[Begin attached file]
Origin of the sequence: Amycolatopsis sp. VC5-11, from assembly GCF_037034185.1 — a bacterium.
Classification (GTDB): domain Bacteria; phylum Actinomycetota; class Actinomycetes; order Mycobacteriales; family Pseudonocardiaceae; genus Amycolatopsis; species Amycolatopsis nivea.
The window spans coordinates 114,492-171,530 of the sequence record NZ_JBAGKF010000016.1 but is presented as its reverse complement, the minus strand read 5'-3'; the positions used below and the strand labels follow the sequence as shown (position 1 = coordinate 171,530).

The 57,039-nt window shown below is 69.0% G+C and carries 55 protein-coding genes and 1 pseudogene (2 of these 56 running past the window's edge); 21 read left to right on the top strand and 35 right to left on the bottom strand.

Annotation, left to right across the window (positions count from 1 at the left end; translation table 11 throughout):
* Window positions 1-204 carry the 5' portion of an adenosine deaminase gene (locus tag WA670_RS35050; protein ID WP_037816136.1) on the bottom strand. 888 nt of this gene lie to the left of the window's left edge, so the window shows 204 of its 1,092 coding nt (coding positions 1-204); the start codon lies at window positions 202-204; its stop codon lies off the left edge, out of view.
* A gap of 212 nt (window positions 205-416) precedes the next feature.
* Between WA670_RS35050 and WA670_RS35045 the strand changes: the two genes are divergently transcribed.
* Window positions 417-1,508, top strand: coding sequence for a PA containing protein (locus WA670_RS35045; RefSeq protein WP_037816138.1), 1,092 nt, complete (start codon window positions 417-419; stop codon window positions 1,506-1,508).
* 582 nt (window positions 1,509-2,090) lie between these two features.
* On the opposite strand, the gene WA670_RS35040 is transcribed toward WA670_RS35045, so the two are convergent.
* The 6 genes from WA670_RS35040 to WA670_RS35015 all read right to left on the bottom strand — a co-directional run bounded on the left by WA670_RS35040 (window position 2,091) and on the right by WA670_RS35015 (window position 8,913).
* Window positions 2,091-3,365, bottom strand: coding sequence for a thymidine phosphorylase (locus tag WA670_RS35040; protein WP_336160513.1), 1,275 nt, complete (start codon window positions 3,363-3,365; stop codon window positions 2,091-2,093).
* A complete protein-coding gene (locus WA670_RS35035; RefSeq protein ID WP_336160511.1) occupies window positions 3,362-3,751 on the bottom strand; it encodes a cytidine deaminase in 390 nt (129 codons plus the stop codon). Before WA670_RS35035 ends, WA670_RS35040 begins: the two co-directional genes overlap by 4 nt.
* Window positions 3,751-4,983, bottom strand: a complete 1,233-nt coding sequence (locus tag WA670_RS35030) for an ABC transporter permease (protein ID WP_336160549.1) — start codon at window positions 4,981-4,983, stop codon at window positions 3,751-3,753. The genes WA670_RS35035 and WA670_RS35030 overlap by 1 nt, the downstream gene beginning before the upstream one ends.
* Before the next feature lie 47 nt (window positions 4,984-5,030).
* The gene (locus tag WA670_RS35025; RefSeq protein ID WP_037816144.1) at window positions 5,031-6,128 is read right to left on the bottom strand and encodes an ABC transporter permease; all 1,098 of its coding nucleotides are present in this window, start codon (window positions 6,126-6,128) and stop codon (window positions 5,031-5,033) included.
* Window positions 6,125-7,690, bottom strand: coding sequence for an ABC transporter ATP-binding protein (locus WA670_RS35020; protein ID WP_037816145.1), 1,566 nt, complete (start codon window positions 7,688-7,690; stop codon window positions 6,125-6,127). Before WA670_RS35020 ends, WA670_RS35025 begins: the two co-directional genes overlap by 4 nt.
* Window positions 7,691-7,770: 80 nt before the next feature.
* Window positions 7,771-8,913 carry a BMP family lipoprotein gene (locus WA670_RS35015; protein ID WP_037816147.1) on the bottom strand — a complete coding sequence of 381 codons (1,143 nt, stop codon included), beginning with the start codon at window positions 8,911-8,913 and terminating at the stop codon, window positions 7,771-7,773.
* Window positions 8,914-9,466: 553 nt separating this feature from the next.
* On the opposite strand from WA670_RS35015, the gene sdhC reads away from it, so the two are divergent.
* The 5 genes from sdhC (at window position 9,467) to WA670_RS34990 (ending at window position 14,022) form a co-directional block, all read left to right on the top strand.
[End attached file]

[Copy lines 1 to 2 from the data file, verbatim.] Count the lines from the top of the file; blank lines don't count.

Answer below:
Origin of the sequence: Amycolatopsis sp. VC5-11, from assembly GCF_037034185.1 — a bacterium.
Classification (GTDB): domain Bacteria; phylum Actinomycetota; class Actinomycetes; order Mycobacteriales; family Pseudonocardiaceae; genus Amycolatopsis; species Amycolatopsis nivea.